Going off to college is one of the most exciting and memorable experiences of a young adult’s life. This long-awaited goal of saving and studying for the past 18-ish years finally comes to fruition. College orientation arrives with bated breath as students get a brief glimpse into what life will be like without Mom and Dad right there in the room next door. Soon after orientation, coeds will embark on their own journey living as adults.

Beyond the campus exploration and making of new friends, lots of things remain to be done. Your child will find favorite places to grab a bite to eat, exciting spots to make memories with friends, or a quiet place to go and reflect without anyone else around. Before any of this can happen, college students need to pack up and move their lives from the comforts of home to the exciting new terrain of college.

How to Prepare for College

The college planning process begins way before move-in weekend. To get your son or daughter started off on the right foot, create a college packing list as well as a moving checklist. Sure, your student is going to need plenty of clothes, a computer, school supplies, a microwave, mini fridge, and other college necessities, but college shopping won’t be the only item on your to-do list.

Consider these vital college prep steps:

  • Verify that any financial aid is approved and locked in place. Complete any other steps to ensure tuition bills are covered.
  • Encourage your child to work and save up some spending money. College comes with known expenses, but also plenty of impromptu ones, like ski trips and 10 o’clock pizza orders. Encourage your student to work here and there over the summer to save a few bucks for these occasions.
  • Encourage your child to connect with his or her roommate. Breaking the ice before a face-to-face meeting can make things more comfortable for both students. Consider video chat, an in-person meeting, or even emails and texting.
  • Research moving companies and packing services. Depending on the university’s location, you may wish to rent a moving van or hire movers to do the job. Use caution when having delicate items packed up and transported to school.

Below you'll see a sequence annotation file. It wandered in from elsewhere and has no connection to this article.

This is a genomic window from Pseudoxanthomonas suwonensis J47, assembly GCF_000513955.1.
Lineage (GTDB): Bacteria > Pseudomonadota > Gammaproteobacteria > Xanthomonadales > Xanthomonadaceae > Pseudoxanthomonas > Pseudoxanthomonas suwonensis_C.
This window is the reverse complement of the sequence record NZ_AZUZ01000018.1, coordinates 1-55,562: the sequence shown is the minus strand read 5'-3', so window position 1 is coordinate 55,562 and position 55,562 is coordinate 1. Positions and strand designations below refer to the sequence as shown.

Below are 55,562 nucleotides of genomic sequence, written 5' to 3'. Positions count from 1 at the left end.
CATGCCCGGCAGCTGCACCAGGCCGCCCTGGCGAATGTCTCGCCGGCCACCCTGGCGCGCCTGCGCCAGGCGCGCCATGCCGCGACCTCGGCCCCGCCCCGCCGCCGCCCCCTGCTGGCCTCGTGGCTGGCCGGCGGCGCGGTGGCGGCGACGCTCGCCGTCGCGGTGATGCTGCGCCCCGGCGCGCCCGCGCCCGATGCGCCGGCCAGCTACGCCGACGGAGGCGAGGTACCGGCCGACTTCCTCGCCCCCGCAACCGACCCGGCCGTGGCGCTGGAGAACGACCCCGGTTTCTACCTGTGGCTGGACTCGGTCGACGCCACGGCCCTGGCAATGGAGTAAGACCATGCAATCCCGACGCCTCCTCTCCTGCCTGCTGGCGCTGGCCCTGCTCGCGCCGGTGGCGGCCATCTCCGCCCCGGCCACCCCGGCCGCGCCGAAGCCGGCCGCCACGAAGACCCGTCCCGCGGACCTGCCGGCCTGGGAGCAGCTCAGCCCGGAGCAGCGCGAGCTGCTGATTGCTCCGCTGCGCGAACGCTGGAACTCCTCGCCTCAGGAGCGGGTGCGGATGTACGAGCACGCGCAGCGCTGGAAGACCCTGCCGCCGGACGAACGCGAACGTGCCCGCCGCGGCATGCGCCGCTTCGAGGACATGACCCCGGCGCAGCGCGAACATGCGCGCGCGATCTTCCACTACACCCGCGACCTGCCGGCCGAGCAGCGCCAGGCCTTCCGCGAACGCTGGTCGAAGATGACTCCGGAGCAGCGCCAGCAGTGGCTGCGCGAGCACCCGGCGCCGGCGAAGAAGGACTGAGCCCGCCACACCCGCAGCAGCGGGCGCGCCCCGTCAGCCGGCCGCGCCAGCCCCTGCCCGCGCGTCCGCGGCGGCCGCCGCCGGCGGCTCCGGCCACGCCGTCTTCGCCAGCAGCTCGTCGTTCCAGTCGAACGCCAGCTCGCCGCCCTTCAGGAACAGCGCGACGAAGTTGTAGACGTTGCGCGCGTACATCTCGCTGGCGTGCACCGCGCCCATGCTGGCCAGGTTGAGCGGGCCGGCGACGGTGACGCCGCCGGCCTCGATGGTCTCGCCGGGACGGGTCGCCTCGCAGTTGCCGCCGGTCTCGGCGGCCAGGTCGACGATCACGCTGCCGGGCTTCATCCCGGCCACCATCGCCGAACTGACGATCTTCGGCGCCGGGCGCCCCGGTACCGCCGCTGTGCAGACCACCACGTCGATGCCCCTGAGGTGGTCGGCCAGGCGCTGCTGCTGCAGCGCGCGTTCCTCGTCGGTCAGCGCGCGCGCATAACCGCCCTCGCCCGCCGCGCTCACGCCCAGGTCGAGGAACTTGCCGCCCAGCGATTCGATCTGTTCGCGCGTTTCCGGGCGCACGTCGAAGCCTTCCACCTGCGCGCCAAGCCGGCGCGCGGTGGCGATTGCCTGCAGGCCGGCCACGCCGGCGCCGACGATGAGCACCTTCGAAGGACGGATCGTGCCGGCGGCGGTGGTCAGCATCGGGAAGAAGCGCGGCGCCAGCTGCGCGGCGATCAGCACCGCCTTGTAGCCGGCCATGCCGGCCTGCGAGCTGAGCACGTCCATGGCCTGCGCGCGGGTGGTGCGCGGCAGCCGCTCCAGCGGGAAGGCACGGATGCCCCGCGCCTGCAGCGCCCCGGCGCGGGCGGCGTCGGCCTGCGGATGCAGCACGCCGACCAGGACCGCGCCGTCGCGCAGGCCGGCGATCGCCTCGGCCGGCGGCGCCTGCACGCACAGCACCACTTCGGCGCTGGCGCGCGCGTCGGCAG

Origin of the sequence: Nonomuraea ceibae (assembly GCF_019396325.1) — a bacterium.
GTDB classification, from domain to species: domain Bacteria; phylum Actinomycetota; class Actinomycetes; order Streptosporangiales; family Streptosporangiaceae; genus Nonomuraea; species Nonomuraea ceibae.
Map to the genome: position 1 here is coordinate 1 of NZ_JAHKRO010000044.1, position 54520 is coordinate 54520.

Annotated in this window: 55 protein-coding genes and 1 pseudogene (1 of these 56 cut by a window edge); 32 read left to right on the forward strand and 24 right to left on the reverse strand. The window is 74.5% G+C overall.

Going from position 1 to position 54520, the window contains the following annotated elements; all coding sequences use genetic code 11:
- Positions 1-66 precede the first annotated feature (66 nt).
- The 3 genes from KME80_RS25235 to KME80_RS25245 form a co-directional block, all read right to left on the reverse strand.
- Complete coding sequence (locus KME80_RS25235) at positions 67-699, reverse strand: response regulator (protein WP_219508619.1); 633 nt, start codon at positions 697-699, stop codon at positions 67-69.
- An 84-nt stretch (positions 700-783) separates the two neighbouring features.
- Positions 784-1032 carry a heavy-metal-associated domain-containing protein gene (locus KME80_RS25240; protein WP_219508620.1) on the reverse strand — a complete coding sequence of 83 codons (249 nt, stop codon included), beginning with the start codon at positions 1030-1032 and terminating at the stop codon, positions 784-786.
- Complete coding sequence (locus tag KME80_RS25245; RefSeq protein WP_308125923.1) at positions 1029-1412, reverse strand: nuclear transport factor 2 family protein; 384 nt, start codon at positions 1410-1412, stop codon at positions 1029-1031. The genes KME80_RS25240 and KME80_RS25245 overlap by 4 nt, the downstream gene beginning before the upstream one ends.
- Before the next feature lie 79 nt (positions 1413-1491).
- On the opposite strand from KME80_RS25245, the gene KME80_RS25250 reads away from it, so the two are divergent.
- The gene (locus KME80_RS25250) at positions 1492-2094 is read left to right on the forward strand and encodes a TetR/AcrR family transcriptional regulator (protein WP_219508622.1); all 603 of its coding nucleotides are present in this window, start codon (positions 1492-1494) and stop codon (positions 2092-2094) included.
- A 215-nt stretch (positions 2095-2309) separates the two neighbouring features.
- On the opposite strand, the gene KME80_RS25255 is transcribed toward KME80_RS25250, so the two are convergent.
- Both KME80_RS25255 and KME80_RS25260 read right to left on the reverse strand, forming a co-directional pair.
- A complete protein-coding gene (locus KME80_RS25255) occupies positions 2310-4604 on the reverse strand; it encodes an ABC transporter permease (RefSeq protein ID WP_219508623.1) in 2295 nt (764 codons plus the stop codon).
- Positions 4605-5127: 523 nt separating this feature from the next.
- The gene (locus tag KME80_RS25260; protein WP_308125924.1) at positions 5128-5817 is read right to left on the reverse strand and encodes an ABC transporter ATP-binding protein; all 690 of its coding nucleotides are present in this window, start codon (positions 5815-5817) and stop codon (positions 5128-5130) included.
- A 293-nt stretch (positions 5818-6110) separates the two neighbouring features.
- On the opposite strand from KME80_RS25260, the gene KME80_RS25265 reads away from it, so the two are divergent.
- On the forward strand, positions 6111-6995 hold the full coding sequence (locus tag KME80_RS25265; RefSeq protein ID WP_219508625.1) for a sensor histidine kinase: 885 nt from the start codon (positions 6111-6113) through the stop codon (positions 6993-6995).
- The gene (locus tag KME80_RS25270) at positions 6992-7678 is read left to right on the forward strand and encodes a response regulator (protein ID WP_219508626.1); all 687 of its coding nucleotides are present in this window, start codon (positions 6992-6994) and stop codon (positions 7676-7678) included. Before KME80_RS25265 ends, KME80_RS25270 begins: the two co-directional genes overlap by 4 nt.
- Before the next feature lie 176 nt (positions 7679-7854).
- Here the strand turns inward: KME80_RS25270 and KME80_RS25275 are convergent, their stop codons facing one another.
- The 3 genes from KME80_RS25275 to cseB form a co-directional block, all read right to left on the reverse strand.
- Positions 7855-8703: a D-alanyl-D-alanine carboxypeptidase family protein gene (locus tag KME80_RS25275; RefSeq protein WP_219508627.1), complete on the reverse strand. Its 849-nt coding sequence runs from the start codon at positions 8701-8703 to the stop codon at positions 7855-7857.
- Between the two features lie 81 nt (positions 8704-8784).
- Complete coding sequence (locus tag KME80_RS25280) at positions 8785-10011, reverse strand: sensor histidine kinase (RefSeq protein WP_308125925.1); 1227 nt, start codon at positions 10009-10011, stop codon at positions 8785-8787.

• Purchase or obtain boxes, bubble wrap, and other packing supplies. Label the boxes clearly and wrap anything that’s breakable.
  • Register for classes and double-check that everything is set in stone. Also buy required text books and other required supplies before classes start. Look online for used editions to save some money if desired.

Young woman and her parents carrying her things as she heads off to college

  • Choose a day planner to keep your child organized. This datebook will offer instant time management benefits—in particular, keeping track of assignments and due dates, tests, after-school activities, projects, practices, social events, and so much more.
  • Look into job opportunities with your current connections. If your child works at a retail store or chain/franchise business, look for local affiliates near the college campus.
  • Decide whether or not your college kid will be taking a car to school. Ensure the car is up-to-date on maintenance and service, inspections, and registration. Work out the particulars on securing a parking pass and following any campus parking requirements.
  • Open a bank account at a branch within walking distance of campus. Order checks and a debit card to help your son or daughter manage money properly.
  • Fill any prescriptions (inhalers, etc.) and purchase any needed health and dental items. Having these on hand before moving time can dramatically reduce stress. Pick out a plastic bin with a lock-tight lid to keep all medicines and health items safe and secure.
  • Make a dorm room checklist and start shopping. You can find plenty of online guides listing what to bring to college. Don’t forget an Ethernet cable! Get started with the shopping process early so you can find—and pack—everything your student needs ahead of time.
  • Make sure you have all the utilities hooked up. If your student is living off-campus, internet and cable TV may not come standard. Sometimes wrapped into rent and sometimes separate, other utilities like electric, gas, and water are likely to become a part of the student’s monthly budget. Ensure your child gets the best deals on technology (like internet and cable) by doing your homework before you pick a plan.
  • Pack some starter food and snacks. It helps to come prepared with some home-cooked leftovers or frozen meals as well as a few boxed or canned goods for easy microwaving.

Two young women heading to college as roommates.

Other Tips for First-Time College Students

Whether excited, nervous, or a bit of both, your student can benefit from a little extra reassurance before the drop-off date. Take the family out to lunch or dinner and make a big point to offer heartfelt encouragement and a reminder that you are only a phone call away. Keep the lines of communication as open as possible so your child feels confident and supported.

Young man in his college dorm doing homework.

Planning a family campus visit before move-in weekend can be helpful so you can scope out the area, discovering where the grocery stores, restaurants, and other hotspots are located. Help your child fill out and drop off job applications if desired or ask around about campus employment opportunities to allow for a little spending money.

After you encourage studying and good behavior, be sure to remind your freshman to enjoy his or her first year in college as it will go by very fast. Before you know it, you’ll be talking about what to do with all those college necessities over summer break!